The FDA Almost Charged Some Distilleries $14,000 For Making Hand Sanitizer. Here's Why

Distilleries across the United States almost saw their holiday profits evaporate when the FDA originally charged them amounts ranging from $9,373 to $14,060 for supplying hand sanitizer during the pandemic, according to Food & Wine. Pulling back to late February 2020, CNN reported that large scale pharmacies like CVS and Walgreens were warning customers of an impending hand sanitizer shortage. With the onset of COVID-19, demand for hand sanitizer spiked before suppliers could accommodate. To assist with the potential crisis, distilleries began producing their own hand sanitizers which they sold or donated to hospitals.

Now to return to the present. As Food & Wine writes, CalWise Spirits, a California-based distillery, faced a bill for $14,060 due to a provision in some fine print in the FDA's Over-The-Counter Monograph User Fee Program, or non-prescription drugs, which apparently includes hand sanitizer: "The facility fee will be assessed for qualifying persons who own an OTC monograph drug facility, including contract manufacturing organization facilities," reads the FDA website.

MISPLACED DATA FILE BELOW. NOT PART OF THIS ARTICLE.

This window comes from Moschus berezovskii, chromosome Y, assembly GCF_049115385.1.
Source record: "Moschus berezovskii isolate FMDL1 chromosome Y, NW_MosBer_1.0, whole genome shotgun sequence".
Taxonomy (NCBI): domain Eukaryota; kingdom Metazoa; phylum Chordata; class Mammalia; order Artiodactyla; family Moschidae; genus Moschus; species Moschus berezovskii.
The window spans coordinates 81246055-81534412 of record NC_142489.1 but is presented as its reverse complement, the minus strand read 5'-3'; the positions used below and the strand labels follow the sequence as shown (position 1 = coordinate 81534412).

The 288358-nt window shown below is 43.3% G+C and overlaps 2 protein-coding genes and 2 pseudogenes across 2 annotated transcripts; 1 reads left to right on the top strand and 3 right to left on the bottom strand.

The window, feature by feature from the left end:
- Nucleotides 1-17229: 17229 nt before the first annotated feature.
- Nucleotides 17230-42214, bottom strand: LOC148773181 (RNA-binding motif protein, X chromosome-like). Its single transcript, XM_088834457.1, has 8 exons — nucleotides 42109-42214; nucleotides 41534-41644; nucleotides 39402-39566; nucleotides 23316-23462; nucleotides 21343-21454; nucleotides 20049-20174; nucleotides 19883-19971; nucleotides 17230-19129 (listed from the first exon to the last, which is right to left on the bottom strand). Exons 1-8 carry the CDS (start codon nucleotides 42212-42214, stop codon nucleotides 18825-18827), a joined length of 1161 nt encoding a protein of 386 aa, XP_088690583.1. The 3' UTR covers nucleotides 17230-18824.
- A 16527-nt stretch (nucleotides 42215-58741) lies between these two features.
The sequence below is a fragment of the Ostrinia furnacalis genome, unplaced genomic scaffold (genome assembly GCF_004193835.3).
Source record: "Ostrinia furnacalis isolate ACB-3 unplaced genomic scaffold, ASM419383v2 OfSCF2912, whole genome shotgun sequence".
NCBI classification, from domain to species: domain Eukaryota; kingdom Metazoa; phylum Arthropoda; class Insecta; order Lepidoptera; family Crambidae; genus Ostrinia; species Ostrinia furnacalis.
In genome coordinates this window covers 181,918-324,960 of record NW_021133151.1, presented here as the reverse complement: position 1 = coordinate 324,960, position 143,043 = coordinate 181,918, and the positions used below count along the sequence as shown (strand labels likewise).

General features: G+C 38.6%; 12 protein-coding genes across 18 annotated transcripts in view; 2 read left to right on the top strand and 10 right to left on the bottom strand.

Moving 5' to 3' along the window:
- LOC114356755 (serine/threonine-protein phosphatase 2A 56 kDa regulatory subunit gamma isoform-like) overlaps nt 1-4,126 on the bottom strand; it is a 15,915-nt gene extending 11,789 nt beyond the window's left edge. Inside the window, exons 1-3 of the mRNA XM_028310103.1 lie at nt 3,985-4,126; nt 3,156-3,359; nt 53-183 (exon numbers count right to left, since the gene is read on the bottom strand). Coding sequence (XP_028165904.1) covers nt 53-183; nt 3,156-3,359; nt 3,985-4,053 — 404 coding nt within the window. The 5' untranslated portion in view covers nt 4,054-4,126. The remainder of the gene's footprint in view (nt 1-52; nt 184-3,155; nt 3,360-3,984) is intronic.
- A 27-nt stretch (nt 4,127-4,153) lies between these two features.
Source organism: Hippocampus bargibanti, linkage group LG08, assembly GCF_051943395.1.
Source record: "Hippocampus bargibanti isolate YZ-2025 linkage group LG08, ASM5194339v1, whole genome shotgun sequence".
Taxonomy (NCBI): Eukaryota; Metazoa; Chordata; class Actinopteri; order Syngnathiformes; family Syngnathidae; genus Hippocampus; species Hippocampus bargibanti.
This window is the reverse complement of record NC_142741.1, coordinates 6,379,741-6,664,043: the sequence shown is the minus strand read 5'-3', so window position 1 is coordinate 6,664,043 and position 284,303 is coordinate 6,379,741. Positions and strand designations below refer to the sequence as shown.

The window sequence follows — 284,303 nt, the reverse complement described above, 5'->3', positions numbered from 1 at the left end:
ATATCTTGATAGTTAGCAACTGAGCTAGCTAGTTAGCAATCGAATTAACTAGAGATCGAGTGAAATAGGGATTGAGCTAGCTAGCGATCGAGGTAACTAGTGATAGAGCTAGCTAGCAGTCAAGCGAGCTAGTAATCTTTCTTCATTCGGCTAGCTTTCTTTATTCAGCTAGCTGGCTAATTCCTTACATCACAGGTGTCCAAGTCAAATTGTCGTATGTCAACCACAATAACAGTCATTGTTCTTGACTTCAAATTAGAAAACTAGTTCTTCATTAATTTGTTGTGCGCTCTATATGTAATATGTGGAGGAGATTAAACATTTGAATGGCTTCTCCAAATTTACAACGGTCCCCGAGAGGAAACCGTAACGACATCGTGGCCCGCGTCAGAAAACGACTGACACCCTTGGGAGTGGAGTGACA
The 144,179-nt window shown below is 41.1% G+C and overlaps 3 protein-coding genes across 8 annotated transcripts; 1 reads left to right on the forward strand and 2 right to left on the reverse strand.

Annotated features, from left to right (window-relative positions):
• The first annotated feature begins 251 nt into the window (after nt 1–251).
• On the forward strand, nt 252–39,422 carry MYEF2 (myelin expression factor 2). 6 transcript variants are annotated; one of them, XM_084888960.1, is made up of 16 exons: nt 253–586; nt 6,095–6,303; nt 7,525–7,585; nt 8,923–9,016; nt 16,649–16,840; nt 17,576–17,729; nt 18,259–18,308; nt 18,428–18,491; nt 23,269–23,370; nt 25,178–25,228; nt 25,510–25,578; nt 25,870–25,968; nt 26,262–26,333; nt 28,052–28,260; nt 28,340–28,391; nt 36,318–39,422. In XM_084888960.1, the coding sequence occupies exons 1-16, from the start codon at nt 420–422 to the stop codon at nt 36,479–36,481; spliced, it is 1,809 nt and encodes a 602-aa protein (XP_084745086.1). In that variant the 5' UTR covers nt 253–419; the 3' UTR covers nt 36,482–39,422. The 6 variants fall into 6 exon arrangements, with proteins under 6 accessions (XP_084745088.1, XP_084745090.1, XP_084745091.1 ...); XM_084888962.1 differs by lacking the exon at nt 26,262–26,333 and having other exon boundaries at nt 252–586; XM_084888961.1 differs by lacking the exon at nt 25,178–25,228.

Essentially, although the CARES Act allowed distilleries to register with the FDA to produce hand sanitizers without an official application due to the emergency need, such enterprises still need to pay for the privilege of doing so. This is regardless of whether the company charged people for the hand sanitizer or donated it. Furthermore, if the distillery was still registered as making hand sanitizer on January 1st 2021, then they would have to pay a fee next year for 2021 as well. 

Holiday spirits

"No good deed goes unpunished," Aaron Bergh, craft distiller and the owner of Calwise Spirits, commented to The (San Joaquin Valley) Sun. "At the beginning of the pandemic the FDA and our communities called out for help and distillers enthusiastically stepped up to the plate and provided an essential product to medical workers and first responders," Bergh continued. "Even if you created only a few gallons or donated all of it, you're on the hook..."

Luckily on New Year's Eve, the Department of Health and Human services directed the FDA to not enforce the surprise fees. "Small businesses who stepped up to fight COVID-19 should be applauded by their government, not taxed for doing so," Brian Harrison, head of the HHS, announced in a statement shared on the department's official Twitter account. "I'm pleased to announce we have directed FDA to cease enforcement of these arbitrary, surprise user fees. Happy New Year, distilleries, and cheers to you for helping keep us safe!" It remains unclear whether distilleries will have to pay in 2022 if they continue their hand sanitizer manufacturing. Still, the decision was good news to end a year in which distilleries deserve some commendation.